2. The gossiper always finds eager listeners. "The words of a whisperer are like dainty morsels, and they go down into the innermost parts of the body" (Prov. 18:8; 26:22). There seems to be little doubt that the second clause of this verse refers to food, and for this reason "dainty morsels" is probably a good rendering of the Hebrew word in the first part of the verse. The point of the comparison is that just as the delicate eater loves his delicacies, so the man who delights in gossip gloats over it sinking into his heart. Like the Athenians, too many people find great delight in hearing "some new thing"--and to their shame, too often they have little regard as to whether it is true or not. We must be careful. The words of the talebearer affect us adversely even when we are not aware of it. Reflect for a moment: How easy is it to forget about evil words you have heard about someone and to act naturally toward him the next time you meet him?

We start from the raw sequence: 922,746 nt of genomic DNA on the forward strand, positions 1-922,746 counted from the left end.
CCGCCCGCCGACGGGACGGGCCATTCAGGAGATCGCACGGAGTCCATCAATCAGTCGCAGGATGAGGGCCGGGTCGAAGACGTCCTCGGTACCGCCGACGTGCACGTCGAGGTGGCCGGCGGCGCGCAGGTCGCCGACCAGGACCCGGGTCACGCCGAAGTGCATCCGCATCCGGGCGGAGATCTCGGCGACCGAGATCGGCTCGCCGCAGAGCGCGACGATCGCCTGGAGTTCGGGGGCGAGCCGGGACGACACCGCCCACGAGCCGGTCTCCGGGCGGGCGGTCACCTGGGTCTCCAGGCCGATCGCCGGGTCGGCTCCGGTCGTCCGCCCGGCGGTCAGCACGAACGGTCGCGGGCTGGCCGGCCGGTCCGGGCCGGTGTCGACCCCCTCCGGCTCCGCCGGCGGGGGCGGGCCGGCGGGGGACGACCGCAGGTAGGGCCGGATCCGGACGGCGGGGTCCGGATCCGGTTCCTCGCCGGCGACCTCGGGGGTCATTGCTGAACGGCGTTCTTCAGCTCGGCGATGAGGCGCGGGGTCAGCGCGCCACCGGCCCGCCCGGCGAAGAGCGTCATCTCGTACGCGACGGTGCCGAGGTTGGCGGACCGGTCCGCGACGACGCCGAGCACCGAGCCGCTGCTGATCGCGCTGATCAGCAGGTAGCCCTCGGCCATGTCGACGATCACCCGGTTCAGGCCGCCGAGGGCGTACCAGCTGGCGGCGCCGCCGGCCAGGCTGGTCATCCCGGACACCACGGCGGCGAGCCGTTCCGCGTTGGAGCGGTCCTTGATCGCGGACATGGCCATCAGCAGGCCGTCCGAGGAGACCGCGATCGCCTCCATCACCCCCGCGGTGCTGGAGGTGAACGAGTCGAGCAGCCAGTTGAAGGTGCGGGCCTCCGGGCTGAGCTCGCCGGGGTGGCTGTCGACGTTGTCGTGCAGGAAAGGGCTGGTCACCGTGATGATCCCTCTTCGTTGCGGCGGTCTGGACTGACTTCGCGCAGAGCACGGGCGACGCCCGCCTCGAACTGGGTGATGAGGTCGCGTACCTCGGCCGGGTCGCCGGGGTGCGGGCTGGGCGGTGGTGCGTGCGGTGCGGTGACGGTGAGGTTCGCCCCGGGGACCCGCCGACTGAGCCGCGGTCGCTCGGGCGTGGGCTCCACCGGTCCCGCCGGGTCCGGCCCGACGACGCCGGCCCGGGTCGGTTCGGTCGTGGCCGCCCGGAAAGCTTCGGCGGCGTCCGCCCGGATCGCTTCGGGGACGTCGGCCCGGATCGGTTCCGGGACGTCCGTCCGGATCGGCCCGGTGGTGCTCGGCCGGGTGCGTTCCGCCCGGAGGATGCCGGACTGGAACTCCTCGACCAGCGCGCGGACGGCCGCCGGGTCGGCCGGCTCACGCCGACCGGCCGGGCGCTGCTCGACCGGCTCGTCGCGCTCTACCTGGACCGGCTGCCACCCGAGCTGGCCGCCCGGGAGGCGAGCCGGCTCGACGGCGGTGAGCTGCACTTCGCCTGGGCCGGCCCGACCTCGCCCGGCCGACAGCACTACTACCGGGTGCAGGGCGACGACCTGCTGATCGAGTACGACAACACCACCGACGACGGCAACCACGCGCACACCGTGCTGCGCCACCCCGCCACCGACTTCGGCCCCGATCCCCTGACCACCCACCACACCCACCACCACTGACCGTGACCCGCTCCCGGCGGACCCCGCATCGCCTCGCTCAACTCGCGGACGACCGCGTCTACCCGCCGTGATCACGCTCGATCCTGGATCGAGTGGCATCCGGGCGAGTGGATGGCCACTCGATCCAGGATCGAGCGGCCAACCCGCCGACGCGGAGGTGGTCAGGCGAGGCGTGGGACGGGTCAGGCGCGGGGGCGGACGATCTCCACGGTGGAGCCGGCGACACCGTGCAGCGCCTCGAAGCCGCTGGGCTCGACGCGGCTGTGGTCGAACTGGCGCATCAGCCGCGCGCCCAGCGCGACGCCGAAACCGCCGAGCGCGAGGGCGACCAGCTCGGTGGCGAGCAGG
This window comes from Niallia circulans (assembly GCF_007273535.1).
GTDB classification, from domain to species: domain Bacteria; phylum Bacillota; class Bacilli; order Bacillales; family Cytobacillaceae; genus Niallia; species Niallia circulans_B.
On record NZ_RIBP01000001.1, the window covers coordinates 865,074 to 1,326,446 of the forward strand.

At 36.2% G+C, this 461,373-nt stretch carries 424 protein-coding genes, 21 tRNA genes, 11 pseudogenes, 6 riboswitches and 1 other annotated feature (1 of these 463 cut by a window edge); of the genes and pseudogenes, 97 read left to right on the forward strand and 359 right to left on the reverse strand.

3. The gossiper separates friends. "He that covers a transgression seeks love; but he who repeats a matter separates intimate friends" (Prov. 17:9). To cover a transgression is to keep silent about it (but not in some guilty way hide it). It is not always necessary that others know about a wrong that has been done against us. One may go to his brother and be reconciled, and if so, there is no need for anyone else to know about the wrong that was done. In the case of others, when we hear that one person has wronged another, there are two things we must be careful not to do: 1) conclude prematurely that a crime has in fact been committed, and 2) repeat what we have simply heard about someone else. If we later know for sure that a fault was committed, the loving thing to do may yet be to "cover the transgression." We may be wise to leave the matters to the parties involved to work them out.